Growing up, my parents never really had any sort of concrete conversation with me about strangers and how I should interact with them. My concept of “stranger danger” was pretty much summed up like this: don’t accept candy from a guy driving a van with no windows.
Other than that, my knowledge was pretty limited. Now that I have my own child who is extremely outgoing and friendly, my Spidey Senses are on high alert when she starts to chat or interact with a stranger. I love her bubbly personality, but it does make me nervous at times.
One mom on Instagram says that “stranger danger” worry might be a bit out of control. While it’s good too keep a look out for weird vibes from a stranger, I shouldn’t count out those closest to myself and my daughter either when it comes to my daughter’s well-being. Learning to look out for unusual behavior from anyone is more likely to help your child than teaching them to avoid all strangers.
In a now-viral video, Marcie Whalen shared that she and her husband don’t teach their kids about “stranger danger” and instead take a more innovative approach to the concept.
Whalen says that she wants her daughters “to be outgoing, have conversations with people and to … be hospitable to those around them.”
And she understands that parents are coming from a good place when trying to explain to their kids that strangers are to be approached with caution. However, Whalen adds, “most people are good people.”
So, instead of talking about stranger danger, she suggests talking to kids about strange behavior “because children are most often abused or hurt by people they know, whether it’s a close family member or acquaintance. It’s very rarely a stranger.”
It’s true. As many as 93% of child sexual abuse victims know the abuser, according to the Rape, Abuse & Incest National Network (RAINN).
She then goes on to explain some strange behaviors she would want her kids to look out for, such as someone asking them to keep a secret or go somewhere without their mom and dad.
She continues, “My girls understand what to look for, whether it’s in somebody they know really well or somebody they don’t know at all, it’s categorized as strange behavior and therefore the red flags go up.”
“Anybody can have strange behavior, whether we know them or not. And when that starts to happen, they’re immediately to come to us.”
Responses flooded into Whalen’s comment section, voicing both some support and some criticism for this innovative look at “stranger danger.”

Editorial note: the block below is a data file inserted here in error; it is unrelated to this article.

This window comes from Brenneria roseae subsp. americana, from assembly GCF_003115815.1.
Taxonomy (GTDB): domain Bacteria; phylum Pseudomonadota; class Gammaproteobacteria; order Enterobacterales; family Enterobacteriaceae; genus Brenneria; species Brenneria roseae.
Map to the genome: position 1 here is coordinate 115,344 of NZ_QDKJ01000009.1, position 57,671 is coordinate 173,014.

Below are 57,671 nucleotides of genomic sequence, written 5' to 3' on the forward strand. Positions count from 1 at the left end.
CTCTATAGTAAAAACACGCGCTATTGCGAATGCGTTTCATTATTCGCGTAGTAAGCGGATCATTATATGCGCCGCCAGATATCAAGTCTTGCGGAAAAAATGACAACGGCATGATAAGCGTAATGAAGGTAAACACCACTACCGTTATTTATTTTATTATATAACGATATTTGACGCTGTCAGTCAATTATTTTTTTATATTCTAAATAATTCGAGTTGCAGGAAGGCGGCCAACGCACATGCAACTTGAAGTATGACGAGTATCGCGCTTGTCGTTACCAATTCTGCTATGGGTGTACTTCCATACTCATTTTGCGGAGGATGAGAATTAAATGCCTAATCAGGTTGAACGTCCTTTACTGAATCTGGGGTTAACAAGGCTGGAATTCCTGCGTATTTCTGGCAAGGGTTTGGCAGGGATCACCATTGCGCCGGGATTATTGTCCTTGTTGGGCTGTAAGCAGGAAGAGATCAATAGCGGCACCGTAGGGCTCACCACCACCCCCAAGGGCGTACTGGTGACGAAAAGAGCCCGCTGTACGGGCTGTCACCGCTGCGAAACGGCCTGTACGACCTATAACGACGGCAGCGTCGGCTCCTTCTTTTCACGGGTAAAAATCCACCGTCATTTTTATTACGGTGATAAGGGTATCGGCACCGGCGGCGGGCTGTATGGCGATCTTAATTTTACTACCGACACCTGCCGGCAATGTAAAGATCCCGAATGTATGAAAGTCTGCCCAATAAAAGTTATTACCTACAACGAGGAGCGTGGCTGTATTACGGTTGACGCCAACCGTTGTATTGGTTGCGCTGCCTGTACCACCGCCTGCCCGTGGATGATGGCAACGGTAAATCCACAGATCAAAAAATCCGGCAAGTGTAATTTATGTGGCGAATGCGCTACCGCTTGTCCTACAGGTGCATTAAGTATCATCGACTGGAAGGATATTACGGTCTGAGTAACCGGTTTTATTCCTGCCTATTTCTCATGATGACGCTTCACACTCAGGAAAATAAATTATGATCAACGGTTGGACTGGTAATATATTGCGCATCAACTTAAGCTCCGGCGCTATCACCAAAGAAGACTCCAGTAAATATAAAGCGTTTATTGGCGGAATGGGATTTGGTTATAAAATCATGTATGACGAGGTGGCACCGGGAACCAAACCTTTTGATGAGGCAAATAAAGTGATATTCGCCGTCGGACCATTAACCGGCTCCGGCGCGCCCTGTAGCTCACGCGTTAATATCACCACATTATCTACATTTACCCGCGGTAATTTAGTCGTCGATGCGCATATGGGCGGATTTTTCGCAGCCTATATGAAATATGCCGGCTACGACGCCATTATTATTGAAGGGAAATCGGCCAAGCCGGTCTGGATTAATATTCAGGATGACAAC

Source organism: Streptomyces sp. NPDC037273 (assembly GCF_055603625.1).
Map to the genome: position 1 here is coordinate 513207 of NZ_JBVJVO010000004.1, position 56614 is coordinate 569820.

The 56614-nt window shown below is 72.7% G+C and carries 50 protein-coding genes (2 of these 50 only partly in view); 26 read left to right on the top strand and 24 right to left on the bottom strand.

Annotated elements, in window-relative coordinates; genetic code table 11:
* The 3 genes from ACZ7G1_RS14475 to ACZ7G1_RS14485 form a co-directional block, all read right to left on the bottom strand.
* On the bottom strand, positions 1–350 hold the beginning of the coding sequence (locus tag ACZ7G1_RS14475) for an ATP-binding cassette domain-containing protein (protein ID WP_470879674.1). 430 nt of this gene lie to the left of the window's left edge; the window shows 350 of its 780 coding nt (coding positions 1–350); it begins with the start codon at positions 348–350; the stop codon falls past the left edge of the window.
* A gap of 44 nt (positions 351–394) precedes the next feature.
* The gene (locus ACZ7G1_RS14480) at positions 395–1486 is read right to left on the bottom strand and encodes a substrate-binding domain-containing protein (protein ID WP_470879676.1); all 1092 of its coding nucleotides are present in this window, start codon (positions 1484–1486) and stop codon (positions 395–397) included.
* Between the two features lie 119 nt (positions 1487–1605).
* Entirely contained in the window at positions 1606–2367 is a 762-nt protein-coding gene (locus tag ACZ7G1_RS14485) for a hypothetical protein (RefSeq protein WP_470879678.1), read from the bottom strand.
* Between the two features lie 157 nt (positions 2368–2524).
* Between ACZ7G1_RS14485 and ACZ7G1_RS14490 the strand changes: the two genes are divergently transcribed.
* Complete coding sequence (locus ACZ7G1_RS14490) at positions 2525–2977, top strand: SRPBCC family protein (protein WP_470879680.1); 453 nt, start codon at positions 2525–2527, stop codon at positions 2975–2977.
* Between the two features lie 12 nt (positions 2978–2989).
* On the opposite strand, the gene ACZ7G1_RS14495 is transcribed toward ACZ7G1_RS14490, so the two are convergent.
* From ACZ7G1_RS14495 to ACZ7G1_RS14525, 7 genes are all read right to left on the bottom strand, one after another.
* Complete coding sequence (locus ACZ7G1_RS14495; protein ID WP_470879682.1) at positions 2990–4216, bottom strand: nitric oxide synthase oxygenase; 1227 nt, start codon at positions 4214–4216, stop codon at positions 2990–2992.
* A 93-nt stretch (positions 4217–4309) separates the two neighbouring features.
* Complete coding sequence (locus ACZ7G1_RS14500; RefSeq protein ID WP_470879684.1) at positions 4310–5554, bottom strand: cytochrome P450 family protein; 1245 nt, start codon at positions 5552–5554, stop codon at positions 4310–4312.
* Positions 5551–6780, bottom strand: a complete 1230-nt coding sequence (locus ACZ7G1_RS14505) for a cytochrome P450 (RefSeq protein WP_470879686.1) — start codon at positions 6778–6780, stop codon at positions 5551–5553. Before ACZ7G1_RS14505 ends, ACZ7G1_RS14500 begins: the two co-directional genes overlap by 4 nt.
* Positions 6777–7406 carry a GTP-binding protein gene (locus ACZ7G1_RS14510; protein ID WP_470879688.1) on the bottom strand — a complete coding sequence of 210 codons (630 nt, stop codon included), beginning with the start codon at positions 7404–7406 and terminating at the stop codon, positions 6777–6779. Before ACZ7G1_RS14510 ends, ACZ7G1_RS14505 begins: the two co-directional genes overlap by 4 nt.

“As someone who grew up not being able to even go out or go to friends houses because of ‘stranger danger’ and that ‘everyone is a bad person’ mentality i thank you for doing this for your kids,” one user wrote.
Another echoed, “Aaaah this is good advice. Parents teach stranger danger, then wonder why their child has anxiety about new people or is not trusting of teacher or their new friends from work.”
Another mom shared that when she talks to her kids about safety, they used the term “tricky people” instead of “stranger.”
“I love this! We teach ‘tricky people,’ instead of ‘stranger danger.’ Tricky People ask you to keep secrets, Tricky People ask kids for help instead of grown ups,” they wrote.
While several people showed support of this parenting tactic, others weren’t totally sold on Whalen’s approach. Many viewers of the video got stick on Whalen’s use of the word “hospitable” when speaking about her daughters.
“Wanting your daughters to be outgoing and hospitable’ to strangers is troubling to me. Teaching these are necessary behaviors, especially for those assigned female at birth, is enforcing gender roles taught by the society at large that stifle women and are OFTEN the behaviors that predators, especially male ones, take advantage of when targeting young girls and women,” one user wrote.
Another user commented, “You wanting your girls to be hospitable to those around them and me wanting mine to know she doesn’t have to be nice or pleasant to anyone she doesn’t want to or know them. Women don’t owe anyone their shine.”
Other commenters disagreed with Whalen’s notion that “most people are good people.”
After receiving some negative feedback, Whalen wanted to clear a few things up.
“A few more notes: when I said most people are good people, I meant most people are not child predators. Young children especially need the parameters with strangers to be narrow at first and as they mature, so can their discernment and understanding of this concept. The main point of the post is to teach strange behavior right away because 90% of abuse happens with adults that kids already know,” she explained.
“And teaching your child to say “no” to strange behavior is HUGE- believe it or not, 91% of abusers won’t proceed when a child says no (source: Protecting your Child from Predators book),” she wrote.
Whether this approach seems a bit too lax for you household or if the concept of shifting the narrative of what “stranger danger” actually is speaks to you, thinking more about how we protect our kids and how we keep them safe from danger is always helpful.